21 votes

Frogwares says the version of Sinking City on Steam was not made by them

This is a wild, ongoing story that is playing out in a rather bizarrely.

First off, here is Frogware's open letter on the situation from August 25, 2020.

Basically, Frogwares signed an agreement with Nacon (formerly Big Ben Interactive) to license and publish their game in return for funding, but Frogwares still owned the IP. Frogwares claims that Big Ben was consistently late with payments and did not honour milestones for further funding. They took on an EGS exclusivity agreement to help get funding. At some point during the development, Nacom bought another studio and then demanded that Frogwares give their source code to this new company, which Frogwares refused to do.

The released the game in June 2019 but then were told by Nacom that the milestones that were previously agreed to were cancelled, therefore Frogwares would see no profit from the game. Frogware filed a lawsuit and finally got access to some sales data but found it wanting in many regards. They also found that copyright notices on the game were incorrect with the result of misallocating the IP ownership. Their logo was removed from the PS4 and X1 versions of the game and they discovered that Nacon was presenting themselves as the IP owners for the game, and had bought domains for Frogwares' other Sherlock Holmes titles (most of which was published by Focus Home Interactive, with some published by Atlus in North America or self-published by Frogwares).

Frogwares believes they had what they needed to terminate the contract with Nacon, despite some complications with the French legal system due to the COVID pandemic, and so they pulled their games from various storefronts alongside this letter.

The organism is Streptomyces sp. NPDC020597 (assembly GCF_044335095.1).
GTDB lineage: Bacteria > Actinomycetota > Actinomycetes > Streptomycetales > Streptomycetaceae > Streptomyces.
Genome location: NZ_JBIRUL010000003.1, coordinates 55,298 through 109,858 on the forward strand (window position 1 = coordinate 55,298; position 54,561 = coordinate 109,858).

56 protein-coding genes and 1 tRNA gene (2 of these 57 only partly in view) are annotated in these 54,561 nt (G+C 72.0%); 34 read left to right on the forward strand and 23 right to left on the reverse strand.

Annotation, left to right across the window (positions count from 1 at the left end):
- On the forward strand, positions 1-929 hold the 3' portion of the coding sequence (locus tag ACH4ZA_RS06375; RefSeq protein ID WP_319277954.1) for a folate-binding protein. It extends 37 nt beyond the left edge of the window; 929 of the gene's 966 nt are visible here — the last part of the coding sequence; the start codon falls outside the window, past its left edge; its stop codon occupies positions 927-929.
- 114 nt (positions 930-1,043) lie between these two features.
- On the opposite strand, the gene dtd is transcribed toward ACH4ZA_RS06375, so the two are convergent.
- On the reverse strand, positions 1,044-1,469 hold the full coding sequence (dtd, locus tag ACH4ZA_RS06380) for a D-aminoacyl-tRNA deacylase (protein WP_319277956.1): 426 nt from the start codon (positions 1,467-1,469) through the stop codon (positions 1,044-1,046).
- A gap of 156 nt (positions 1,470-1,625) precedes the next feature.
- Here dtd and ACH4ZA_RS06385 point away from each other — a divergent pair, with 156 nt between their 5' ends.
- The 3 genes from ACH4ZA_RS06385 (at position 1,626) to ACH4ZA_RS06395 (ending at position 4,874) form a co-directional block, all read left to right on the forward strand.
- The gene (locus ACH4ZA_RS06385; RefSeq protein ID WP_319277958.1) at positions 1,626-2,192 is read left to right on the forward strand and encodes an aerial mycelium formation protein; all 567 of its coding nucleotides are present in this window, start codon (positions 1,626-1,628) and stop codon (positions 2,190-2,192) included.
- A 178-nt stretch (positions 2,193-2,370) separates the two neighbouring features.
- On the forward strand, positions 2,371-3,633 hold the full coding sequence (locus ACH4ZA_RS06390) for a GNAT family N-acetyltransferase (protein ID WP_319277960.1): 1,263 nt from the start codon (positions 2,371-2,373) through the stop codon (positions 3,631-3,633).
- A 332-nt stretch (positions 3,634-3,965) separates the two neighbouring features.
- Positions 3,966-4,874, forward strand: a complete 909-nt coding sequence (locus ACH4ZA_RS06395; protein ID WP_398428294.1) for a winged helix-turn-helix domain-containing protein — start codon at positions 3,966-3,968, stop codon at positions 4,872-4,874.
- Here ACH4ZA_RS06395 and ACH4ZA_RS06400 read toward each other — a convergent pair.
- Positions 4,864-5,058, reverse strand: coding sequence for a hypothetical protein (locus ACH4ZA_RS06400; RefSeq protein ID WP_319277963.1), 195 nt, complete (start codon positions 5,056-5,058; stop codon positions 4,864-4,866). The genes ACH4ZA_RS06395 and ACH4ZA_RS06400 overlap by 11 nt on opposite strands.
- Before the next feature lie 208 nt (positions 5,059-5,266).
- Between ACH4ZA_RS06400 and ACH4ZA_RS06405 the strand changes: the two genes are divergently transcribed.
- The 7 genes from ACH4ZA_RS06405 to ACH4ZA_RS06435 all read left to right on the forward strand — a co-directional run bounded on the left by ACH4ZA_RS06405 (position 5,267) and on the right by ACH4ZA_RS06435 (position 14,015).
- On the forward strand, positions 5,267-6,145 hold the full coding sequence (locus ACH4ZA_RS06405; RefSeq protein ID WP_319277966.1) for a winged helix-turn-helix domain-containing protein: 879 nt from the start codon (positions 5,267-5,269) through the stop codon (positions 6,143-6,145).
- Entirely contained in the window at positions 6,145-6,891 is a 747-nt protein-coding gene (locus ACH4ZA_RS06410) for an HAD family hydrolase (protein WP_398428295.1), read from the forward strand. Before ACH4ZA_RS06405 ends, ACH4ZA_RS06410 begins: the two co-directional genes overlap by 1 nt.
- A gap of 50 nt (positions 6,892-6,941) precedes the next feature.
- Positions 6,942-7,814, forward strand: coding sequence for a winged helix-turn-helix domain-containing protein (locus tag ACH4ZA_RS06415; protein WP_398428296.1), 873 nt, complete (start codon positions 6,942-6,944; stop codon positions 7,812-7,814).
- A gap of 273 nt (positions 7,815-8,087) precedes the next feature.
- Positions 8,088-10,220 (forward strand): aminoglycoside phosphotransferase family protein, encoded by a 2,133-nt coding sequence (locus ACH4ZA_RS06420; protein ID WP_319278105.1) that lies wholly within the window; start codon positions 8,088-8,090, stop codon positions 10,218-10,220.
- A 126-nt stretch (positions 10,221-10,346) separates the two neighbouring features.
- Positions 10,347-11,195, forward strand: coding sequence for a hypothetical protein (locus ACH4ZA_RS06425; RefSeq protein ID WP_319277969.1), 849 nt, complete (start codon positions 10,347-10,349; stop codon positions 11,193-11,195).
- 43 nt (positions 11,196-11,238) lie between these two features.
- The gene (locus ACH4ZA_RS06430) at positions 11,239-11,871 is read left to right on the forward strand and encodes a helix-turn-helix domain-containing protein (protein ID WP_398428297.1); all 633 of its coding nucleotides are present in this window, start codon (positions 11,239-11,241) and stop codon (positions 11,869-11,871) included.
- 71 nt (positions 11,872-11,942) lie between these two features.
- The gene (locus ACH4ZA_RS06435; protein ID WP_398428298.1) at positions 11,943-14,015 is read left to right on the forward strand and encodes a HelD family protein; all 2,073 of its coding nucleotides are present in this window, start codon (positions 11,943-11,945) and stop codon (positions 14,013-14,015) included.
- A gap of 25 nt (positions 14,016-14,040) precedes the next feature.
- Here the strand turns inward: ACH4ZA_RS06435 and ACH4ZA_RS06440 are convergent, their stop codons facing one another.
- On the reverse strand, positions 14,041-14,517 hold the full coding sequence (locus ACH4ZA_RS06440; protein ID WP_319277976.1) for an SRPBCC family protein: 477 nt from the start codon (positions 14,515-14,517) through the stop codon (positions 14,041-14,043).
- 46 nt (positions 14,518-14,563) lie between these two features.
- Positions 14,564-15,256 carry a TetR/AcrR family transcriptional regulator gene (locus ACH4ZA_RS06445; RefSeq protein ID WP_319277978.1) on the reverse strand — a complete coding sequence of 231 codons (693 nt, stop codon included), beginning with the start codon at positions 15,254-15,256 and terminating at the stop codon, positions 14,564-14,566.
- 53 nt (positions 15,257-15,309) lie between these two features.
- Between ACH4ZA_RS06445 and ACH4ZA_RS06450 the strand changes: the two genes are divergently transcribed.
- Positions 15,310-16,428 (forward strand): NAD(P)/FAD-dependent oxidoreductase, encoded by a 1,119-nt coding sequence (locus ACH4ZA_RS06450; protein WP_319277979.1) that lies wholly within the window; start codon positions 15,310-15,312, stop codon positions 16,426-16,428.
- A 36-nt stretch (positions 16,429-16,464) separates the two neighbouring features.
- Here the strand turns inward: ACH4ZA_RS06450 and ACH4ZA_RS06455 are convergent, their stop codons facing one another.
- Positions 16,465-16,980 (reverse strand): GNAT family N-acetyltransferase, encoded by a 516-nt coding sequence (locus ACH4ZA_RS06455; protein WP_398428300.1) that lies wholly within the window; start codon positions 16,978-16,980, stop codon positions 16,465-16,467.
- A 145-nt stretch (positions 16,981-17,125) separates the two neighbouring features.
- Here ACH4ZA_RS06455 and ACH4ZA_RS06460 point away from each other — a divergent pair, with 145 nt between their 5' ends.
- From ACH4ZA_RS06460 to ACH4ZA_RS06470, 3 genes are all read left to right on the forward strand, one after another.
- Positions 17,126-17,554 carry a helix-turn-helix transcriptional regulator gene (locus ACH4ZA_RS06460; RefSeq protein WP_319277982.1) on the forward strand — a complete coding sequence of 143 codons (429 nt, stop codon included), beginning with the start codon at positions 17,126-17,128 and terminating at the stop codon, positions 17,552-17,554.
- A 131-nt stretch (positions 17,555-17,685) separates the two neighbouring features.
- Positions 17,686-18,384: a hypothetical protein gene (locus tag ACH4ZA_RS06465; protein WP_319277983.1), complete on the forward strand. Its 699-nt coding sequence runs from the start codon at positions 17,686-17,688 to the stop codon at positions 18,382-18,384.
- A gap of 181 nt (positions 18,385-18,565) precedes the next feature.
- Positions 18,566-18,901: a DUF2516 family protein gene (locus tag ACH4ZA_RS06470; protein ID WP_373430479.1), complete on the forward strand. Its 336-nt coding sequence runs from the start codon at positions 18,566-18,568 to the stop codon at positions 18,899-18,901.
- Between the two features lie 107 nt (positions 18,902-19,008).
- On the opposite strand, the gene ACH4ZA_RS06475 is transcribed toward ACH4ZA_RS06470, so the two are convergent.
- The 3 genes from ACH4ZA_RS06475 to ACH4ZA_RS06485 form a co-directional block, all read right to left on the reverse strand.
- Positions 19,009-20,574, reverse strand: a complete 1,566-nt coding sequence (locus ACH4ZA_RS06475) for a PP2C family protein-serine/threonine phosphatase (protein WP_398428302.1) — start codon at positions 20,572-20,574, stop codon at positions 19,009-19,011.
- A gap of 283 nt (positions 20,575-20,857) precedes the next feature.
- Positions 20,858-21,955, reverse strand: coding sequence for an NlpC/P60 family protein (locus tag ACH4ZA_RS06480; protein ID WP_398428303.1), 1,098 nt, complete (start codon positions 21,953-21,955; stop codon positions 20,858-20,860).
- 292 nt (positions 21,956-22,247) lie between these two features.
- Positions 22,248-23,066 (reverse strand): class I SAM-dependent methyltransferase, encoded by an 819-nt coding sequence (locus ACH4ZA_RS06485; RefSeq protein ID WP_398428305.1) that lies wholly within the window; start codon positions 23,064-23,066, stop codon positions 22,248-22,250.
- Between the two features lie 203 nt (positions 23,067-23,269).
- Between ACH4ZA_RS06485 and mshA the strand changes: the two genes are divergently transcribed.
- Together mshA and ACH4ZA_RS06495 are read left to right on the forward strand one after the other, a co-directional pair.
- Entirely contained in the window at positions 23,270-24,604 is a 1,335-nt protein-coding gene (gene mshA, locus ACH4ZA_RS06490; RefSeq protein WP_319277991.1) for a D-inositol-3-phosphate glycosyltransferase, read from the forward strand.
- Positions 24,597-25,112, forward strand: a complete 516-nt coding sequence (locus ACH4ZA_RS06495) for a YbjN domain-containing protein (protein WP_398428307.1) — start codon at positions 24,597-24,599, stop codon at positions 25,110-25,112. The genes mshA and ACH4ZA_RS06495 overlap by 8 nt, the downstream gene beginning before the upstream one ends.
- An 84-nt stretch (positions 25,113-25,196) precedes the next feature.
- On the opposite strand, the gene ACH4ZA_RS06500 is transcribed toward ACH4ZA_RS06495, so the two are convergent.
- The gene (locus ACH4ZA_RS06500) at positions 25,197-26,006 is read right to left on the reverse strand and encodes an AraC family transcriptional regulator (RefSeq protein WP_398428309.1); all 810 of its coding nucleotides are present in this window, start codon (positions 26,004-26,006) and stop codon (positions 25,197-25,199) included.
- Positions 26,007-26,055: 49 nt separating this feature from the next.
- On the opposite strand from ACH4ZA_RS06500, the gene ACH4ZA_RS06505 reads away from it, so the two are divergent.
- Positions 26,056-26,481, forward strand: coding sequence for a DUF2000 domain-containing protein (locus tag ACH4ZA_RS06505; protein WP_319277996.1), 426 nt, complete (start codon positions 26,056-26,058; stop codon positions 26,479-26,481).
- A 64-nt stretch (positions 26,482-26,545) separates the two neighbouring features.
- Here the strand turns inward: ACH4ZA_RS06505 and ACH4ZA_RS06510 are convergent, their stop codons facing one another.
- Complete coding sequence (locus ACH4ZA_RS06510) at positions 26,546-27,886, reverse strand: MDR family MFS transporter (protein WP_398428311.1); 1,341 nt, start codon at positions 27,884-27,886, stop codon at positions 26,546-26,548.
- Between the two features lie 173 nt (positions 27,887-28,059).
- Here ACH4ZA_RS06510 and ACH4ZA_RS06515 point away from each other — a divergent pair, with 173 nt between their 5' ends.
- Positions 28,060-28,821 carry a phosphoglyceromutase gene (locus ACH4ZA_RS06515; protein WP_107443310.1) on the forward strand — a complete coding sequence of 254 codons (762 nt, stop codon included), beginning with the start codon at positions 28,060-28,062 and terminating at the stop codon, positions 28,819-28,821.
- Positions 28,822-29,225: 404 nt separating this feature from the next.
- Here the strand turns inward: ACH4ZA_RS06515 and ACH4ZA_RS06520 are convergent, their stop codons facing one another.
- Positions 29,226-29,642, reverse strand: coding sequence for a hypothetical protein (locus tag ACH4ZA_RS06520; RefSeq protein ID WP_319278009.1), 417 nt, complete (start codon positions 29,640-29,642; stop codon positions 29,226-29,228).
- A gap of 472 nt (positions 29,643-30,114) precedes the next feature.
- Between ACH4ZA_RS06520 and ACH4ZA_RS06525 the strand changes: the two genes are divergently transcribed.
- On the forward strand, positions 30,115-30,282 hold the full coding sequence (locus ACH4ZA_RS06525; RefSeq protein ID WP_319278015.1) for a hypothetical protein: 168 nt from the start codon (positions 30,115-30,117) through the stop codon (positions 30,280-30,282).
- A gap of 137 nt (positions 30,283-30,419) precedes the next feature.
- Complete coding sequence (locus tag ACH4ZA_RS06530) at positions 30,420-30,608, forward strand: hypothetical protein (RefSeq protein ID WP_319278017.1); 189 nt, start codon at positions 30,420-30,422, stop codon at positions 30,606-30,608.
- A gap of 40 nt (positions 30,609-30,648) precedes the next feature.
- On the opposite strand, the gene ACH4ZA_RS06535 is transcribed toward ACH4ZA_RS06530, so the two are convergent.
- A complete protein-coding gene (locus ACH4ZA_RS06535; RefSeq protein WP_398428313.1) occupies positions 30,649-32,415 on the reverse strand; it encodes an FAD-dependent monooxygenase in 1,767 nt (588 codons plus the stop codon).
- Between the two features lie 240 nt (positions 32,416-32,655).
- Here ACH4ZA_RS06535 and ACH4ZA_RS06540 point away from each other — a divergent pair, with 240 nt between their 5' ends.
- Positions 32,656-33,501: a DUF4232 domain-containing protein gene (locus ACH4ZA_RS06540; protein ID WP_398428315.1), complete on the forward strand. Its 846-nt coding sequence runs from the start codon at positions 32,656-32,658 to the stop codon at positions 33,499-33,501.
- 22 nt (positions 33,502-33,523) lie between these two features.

In January 2021, that French legal complication played out against them when the Paris Court of Appeals determined that Frogwares acted unlawfully and decided that Nacon would be able to put the game back on the market.

Today, The Sinking City was put back on Steam with Frogwares listed as the developer, but Frogwares says they did not make this version. It seems to be an older version, missing much the DLC and features like achievements and cloud saves.

Frogwares' own version of the game is being sold only on Gamesplanet, Origin, and the Xbox 1 Series, PlayStation 5, and Nintendo Switch.

4 comments

  1. emnii
    Link
    This kind of sucks as a consumer stuck in the middle of this. I want the people who put their life into making this game to get fairly compensated for my purchase. I was bummed when it was pulled...

    This kind of sucks as a consumer stuck in the middle of this. I want the people who put their life into making this game to get fairly compensated for my purchase. I was bummed when it was pulled off Steam during this legal matter. When it came back in January, I jumped on it. Then it was yanked off again, and I learned the legal matter wasn't entirely settled. Now it's back again, and the devs are telling people not to buy it.

    I've got the January version, with DLC. No idea if it's the most up to date. Now there is this February version without DLC and it's an older build. But what version gets supported when the dust settles? I guess I have a game and it's playable and that's all I can really ask for.

    7 votes
  2. [2]
    emnii
    Link
    A follow up on this. 'The Sinking City' Dev Alleges Publisher Hacked and Illegally Uploaded Game to Steam.

    A follow up on this. 'The Sinking City' Dev Alleges Publisher Hacked and Illegally Uploaded Game to Steam.

    The studio alleges that in late December, Nacon offered an ultimatum: Frogwares had 48 hours to deliver a version of the game to be released on Steam, or else Nacon would "use all solutions available within the law and the contract." Frogwares claims that after that 48 hour period was up, Nacon purchased a copy of The Sinking City from Gamesplanet, the storefront where Frogwares is selling The Sinking City itself, and uploaded an altered version of that game to Steam.

    5 votes